Thank you for making us part of your day. We are glad you’re here!
As our Summer melts forward the weeks can sometimes feel long, stressful, or overwhelming. We get it.
That’s why we like to pivot from the usual plan on weekend morning’s and take a simpler “scroll down memory lane” to start the day. It’s a way to get started on a new day by looking back at events that have happened on this day in history. So, grab your favorite sippin’ drink and let’s scroll!
Today is Sunday, August 6th, the 218th day of the year.
On This Date:
In 1787, the first draft of the U.S. Constitution was started at the Constitutional Convention in Philadelphia.
In 1890, Denton True ‘Cy’ Young pitched his first major-league baseball game. He led the Cleveland Spiders past the Chicago White Sox.
In 1890, the electric chair was first used in a prison in Auburn, New York to execute convicted ax murderer William Kemmeler.
In 1926, Harry Houdini stayed underwater for 91 minutes inside an airtight compartment that supposedly had enough air to keep a man alive for no more than six minutes.
In 1945, at 8:15 EDT, the United States B-29 Super Fortress called the “Enola Gay” dropped a ten-foot long atomic bomb code named “Little Boy” on Hiroshima, Japan, killing an estimated 140-thousand people.
In 1965, President Lyndon Johnson signed the Voting Rights Act into law. The act outlawed discriminatory voting practices adopted in many southern states after the Civil War, including literacy tests as a prerequisite to voting. The law had an immediate impact. By the end of 1965, a quarter of a million new black voters had been registered to vote.
In 1972, Atlanta Braves slugger Hank Aaron hit his 660th and 661st career home runs to break Babe Ruth’s record for most home runs with one club. The 661st home run came in the 10th inning to give the Braves a 4-3 victory over the Cincinnati Reds.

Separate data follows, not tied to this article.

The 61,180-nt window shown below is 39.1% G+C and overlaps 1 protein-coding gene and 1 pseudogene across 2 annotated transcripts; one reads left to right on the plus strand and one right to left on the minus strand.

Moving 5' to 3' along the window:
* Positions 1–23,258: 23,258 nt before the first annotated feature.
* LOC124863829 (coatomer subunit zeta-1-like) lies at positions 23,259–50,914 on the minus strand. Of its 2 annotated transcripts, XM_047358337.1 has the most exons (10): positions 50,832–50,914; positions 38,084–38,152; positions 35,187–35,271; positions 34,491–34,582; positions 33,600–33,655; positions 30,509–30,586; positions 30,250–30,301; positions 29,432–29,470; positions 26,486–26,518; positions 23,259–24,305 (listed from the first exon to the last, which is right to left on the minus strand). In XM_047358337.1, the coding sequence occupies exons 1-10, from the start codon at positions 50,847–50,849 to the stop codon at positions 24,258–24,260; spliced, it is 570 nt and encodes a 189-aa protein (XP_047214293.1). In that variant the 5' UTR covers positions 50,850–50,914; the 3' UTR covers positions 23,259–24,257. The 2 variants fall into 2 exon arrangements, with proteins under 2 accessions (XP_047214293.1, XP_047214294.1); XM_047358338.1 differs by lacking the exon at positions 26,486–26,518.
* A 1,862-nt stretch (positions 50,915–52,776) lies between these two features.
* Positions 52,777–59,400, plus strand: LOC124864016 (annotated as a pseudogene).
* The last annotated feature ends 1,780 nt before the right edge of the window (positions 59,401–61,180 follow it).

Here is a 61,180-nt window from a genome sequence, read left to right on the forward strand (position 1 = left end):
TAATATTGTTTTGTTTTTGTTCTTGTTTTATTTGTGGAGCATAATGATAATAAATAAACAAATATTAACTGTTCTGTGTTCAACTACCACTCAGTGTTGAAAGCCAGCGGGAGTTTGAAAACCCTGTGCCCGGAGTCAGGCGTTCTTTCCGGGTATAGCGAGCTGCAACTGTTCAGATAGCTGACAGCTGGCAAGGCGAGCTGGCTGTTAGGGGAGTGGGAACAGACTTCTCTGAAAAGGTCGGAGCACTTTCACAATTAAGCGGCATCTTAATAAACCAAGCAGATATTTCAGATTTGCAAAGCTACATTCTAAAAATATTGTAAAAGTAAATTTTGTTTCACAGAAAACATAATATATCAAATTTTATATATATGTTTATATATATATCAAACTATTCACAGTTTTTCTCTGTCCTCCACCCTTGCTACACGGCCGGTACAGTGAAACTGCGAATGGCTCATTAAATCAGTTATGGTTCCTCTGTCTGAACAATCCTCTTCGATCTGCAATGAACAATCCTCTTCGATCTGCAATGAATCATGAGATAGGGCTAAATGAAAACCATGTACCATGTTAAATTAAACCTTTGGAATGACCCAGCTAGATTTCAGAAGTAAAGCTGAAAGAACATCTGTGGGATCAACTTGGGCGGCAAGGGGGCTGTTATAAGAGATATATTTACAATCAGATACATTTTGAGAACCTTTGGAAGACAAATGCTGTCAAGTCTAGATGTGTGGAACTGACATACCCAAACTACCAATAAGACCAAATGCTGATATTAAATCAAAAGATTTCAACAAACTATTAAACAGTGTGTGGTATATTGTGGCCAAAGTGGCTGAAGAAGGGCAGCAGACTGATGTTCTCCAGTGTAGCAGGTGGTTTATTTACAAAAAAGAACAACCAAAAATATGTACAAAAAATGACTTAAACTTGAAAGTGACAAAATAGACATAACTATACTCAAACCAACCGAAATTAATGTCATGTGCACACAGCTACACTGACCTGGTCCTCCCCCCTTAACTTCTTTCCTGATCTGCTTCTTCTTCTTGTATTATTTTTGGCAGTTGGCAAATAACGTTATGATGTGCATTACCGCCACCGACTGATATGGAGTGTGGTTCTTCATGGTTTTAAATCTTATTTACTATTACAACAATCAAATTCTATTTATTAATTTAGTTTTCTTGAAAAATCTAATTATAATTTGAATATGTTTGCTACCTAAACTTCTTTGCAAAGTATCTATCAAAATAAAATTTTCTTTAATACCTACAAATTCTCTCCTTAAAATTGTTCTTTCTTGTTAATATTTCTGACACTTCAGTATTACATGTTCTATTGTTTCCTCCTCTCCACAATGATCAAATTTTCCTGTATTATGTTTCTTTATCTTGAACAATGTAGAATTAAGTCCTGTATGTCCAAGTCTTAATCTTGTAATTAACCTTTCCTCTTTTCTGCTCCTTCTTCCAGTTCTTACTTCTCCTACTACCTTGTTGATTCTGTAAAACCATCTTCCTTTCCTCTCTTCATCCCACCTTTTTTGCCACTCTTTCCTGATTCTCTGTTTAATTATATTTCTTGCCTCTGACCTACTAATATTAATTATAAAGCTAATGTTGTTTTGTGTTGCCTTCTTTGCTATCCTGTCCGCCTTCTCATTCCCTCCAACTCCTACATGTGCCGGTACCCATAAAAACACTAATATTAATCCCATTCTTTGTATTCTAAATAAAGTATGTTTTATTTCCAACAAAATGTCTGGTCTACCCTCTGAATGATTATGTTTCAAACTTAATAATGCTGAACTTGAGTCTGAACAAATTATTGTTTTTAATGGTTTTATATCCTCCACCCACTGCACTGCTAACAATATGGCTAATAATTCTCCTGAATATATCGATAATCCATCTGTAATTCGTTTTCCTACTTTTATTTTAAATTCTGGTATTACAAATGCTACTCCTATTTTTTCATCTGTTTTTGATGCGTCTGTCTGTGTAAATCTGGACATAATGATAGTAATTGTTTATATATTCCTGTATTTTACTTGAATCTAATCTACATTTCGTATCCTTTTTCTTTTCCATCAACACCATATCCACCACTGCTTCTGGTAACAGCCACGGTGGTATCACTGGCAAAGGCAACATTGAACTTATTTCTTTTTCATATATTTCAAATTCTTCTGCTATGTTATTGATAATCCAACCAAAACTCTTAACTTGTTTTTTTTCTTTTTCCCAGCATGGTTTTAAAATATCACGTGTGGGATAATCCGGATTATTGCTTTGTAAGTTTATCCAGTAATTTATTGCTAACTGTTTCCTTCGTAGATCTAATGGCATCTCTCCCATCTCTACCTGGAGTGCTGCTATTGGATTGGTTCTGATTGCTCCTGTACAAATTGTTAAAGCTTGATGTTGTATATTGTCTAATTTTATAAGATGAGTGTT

In 1986, William J. Schroeder died after living 620 days with the “Jarvik Seven” artificial heart.
In 1986, Timothy Dalton became the fourth actor to play “James Bond.”
In 2004, funk music star Rick James was found dead in his home in Los Angeles on this date. Police say the 56-year-old singer, best known for his 1981 smash hit “Superfreak,” died from a heart attack; possibly contributed to by at least nine drugs in his system including methamphetamine and cocaine.
In 2009, director John Hughes died suddenly on this date at the age of 59. Hughes, whose long list of credits include the popular 80s teen movies “The Breakfast Club,” “Pretty In Pink” and “Ferris Bueller’s Day Off,” suffered a heart attack while taking a morning walk with his family in New York City. Hughes also wrote and produced the three “Home Alone” movies.
In 2011, 30 U.S. soldiers were killed when a NATO helicopter was shot down in Afghanistan. The Pentagon said some of the soldiers in the crash were from the super elite Seal Team Six. That was the team responsible for the Pakistan raid that led to the demise of terrorist mastermind Osama bin Laden a few months earlier, although none of the soldiers in the ill-fated chopper actually took part in the raid.
In 2012, the Mars Rover Curiosity landed on the floor of the Gale Crater.
In 2015, John Stewart hosted his last episode of “The Daily Show” on Comedy Central. Stewart took over the “fake news desk” from Craig Kilborn in 1999 and has helped launch the careers of Steve Carell, Ed Helms and John Oliver, who each worked on the show as correspondents
In 2018, platforms like Facebook, Spotify and YouTube removed conspiracy theorist Alex Jones from their sites.
And that brings us here to this day. So, whatever plans you have for your own 8.6.2023 here’s hoping there are moments along the way to record on the pages of your own personal history books.
Thanks for stopping by!